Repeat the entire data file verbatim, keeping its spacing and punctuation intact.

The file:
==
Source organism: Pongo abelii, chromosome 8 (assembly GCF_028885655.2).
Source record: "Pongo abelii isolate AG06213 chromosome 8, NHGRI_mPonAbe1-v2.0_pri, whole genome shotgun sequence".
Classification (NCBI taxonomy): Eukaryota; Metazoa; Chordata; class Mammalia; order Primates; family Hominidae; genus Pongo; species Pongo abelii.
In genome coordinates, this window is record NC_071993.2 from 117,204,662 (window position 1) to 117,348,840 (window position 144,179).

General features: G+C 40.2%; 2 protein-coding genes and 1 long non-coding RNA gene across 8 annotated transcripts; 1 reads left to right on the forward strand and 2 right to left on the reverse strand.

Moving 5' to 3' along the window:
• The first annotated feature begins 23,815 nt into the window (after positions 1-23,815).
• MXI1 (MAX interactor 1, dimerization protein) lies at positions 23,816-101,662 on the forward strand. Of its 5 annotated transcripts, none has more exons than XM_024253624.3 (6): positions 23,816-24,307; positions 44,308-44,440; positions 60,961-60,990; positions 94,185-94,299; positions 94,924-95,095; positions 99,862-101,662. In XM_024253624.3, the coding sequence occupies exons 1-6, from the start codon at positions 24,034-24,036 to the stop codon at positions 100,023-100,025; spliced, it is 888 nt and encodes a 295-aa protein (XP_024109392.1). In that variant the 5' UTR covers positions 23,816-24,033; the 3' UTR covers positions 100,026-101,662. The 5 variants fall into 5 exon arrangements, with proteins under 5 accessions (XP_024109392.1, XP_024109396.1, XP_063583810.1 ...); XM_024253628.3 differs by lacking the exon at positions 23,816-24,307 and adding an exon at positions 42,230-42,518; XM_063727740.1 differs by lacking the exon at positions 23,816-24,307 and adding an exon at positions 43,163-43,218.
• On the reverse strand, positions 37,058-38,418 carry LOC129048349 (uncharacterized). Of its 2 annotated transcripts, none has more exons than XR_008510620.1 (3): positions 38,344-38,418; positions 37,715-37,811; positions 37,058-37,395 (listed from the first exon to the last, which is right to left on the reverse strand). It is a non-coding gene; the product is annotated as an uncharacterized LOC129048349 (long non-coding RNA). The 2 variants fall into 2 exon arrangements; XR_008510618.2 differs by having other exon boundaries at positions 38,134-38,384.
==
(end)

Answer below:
Source organism: Pongo abelii, chromosome 8 (assembly GCF_028885655.2).
Source record: "Pongo abelii isolate AG06213 chromosome 8, NHGRI_mPonAbe1-v2.0_pri, whole genome shotgun sequence".
Classification (NCBI taxonomy): Eukaryota; Metazoa; Chordata; class Mammalia; order Primates; family Hominidae; genus Pongo; species Pongo abelii.
In genome coordinates, this window is record NC_071993.2 from 117,204,662 (window position 1) to 117,348,840 (window position 144,179).

General features: G+C 40.2%; 2 protein-coding genes and 1 long non-coding RNA gene across 8 annotated transcripts; 1 reads left to right on the forward strand and 2 right to left on the reverse strand.

Moving 5' to 3' along the window:
• The first annotated feature begins 23,815 nt into the window (after positions 1-23,815).
• MXI1 (MAX interactor 1, dimerization protein) lies at positions 23,816-101,662 on the forward strand. Of its 5 annotated transcripts, none has more exons than XM_024253624.3 (6): positions 23,816-24,307; positions 44,308-44,440; positions 60,961-60,990; positions 94,185-94,299; positions 94,924-95,095; positions 99,862-101,662. In XM_024253624.3, the coding sequence occupies exons 1-6, from the start codon at positions 24,034-24,036 to the stop codon at positions 100,023-100,025; spliced, it is 888 nt and encodes a 295-aa protein (XP_024109392.1). In that variant the 5' UTR covers positions 23,816-24,033; the 3' UTR covers positions 100,026-101,662. The 5 variants fall into 5 exon arrangements, with proteins under 5 accessions (XP_024109392.1, XP_024109396.1, XP_063583810.1 ...); XM_024253628.3 differs by lacking the exon at positions 23,816-24,307 and adding an exon at positions 42,230-42,518; XM_063727740.1 differs by lacking the exon at positions 23,816-24,307 and adding an exon at positions 43,163-43,218.
• On the reverse strand, positions 37,058-38,418 carry LOC129048349 (uncharacterized). Of its 2 annotated transcripts, none has more exons than XR_008510620.1 (3): positions 38,344-38,418; positions 37,715-37,811; positions 37,058-37,395 (listed from the first exon to the last, which is right to left on the reverse strand). It is a non-coding gene; the product is annotated as an uncharacterized LOC129048349 (long non-coding RNA). The 2 variants fall into 2 exon arrangements; XR_008510618.2 differs by having other exon boundaries at positions 38,134-38,384.